Jun 24, 01 / Jun 13, 17 09:30 UTC

So, in the past two months, we've lost 2 very dear friends of ours. One, an adopted mom, and the other a good man that was great at capturing life with his camera. It hasn't been easy, and sadness affects everyone differently.

In the future nation, we'll have many different ways to celebrate and mourn those in passing. But how do we handle the science? I got to thinking about the science of death in space, or on another planet. Many ideas of reusing and recycling our food wastes, and materials will be a given; what about us? How do we help our nation even after our passing. I do not wish to offend anyone in their beliefs, only to pose the question as to how will those beliefs change when your survival may depend on others sacrifices?

http://www.nbcnews.com/mach/environment/future-death-will-be-lot-greener-bit-creepy-n699261

Jun 24, 01 / Jun 13, 17 09:30 UTC

That infinity suit sounds brilliant. I have no issue with my dead body being used for whatever purpose can be found for it. Plant food, medical training, whatever.

Nice to be useful one last time.

Jun 24, 01 / Jun 13, 17 09:30 UTC

Ditto to Richard. Aside from the obvious potential of harvesting organs for transplantation, the human body is a literal treasure trove of stored energy, water, organic material, micro and macro nutrients. In the resource constrained environment of a space habitat or an off-world settlement like the moon or Mars, ...

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Jun 24, 01 / Jun 13, 17 09:30 UTC

Recently, I came across this company who is trying to use fungi to help decompose human remains in order to make it readily available for plants to consume (I think I saw it on Facebook, as a matter of fact). I believe that fungi are the future. We should ...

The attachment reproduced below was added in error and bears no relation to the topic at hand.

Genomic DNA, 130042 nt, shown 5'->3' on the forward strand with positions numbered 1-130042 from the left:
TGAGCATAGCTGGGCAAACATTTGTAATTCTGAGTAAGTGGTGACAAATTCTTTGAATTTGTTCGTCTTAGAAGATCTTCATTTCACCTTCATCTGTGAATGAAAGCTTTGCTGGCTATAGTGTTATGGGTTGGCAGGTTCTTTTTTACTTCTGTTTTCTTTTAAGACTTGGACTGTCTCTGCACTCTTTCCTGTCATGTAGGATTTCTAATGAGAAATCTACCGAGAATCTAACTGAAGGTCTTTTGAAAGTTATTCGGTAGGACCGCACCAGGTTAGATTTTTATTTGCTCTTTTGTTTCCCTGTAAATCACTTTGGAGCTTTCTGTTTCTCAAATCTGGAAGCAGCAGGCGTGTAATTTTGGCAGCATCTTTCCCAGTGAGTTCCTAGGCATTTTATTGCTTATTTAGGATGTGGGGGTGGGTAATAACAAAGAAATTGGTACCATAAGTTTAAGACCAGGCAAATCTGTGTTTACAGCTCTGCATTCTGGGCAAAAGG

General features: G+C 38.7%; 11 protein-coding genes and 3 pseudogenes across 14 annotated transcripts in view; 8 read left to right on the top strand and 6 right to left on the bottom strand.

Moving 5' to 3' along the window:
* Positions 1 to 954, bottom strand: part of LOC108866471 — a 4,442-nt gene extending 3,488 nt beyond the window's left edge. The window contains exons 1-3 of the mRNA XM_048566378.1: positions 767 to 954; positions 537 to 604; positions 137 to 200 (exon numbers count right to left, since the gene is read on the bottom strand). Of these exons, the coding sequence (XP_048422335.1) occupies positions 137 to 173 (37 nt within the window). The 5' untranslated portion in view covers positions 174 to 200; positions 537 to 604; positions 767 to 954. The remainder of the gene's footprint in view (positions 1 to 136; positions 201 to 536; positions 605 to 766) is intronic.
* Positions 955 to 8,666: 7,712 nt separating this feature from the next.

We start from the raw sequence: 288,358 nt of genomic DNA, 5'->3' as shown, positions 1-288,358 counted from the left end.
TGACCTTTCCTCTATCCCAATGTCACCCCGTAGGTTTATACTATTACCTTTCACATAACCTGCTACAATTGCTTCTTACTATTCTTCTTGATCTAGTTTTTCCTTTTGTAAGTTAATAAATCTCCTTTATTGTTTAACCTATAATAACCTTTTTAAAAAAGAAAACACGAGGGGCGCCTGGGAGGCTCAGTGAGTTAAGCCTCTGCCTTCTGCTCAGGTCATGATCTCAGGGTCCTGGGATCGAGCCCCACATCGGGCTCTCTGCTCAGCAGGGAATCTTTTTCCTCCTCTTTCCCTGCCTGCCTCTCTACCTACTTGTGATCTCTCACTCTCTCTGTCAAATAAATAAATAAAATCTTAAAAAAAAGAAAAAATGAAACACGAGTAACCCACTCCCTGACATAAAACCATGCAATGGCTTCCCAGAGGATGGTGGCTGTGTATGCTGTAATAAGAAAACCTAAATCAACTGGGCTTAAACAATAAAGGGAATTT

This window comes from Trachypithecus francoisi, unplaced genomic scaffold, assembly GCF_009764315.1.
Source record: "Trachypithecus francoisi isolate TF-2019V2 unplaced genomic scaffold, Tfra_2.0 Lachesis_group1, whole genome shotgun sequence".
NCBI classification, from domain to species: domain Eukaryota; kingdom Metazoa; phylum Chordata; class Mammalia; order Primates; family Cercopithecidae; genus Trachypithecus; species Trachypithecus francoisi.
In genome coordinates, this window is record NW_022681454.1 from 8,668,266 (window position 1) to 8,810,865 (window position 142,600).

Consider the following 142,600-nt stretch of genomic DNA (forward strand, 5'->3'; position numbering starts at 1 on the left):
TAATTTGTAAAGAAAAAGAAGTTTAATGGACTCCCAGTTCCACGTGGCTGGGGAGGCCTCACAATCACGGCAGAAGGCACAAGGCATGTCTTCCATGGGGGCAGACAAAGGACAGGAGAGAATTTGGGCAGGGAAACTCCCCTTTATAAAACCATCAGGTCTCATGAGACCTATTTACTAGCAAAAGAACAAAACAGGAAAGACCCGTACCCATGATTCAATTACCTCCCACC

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Jun 24, 01 / Jun 13, 17 09:30 UTC

We could also take some little parts for the future first.
Like a piece of bone for the stem-cells, a piece of the
intestines for the bacteria, some blood for white cells,
Maybe a little part of the brain and so on.

...

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Jun 24, 01 / Jun 13, 17 09:30 UTC
  • Yes, a funeral can honour the dead for their contribution to the continuation of the environment. Perhaps, a name carved into a list of passed Asgardians.
Jun 24, 01 / Jun 13, 17 09:30 UTC

if I remember correctly, the reasons why burial was originally used was due to the impact of the dead upon the living: disease.

I was giving consideration to how to deal with dead Asgardians while on board the space station specifically dealing with the odor and potential ...

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Jun 24, 01 / Jun 13, 17 09:30 UTC

Well that's six of six posters of a single mind on the subject. A small cross section of Asgardia, but still fascinating that we share this outlook. Makes me feel good about how Asgardian culture will develop.


Anyone feel different?

Jun 24, 01 / Jun 13, 17 09:30 UTC

One can have dreams of a space viking burial - burning on a free reentry - or shot directly into the sun.

But recycling a body on a space station is a more practical and reasonal approach.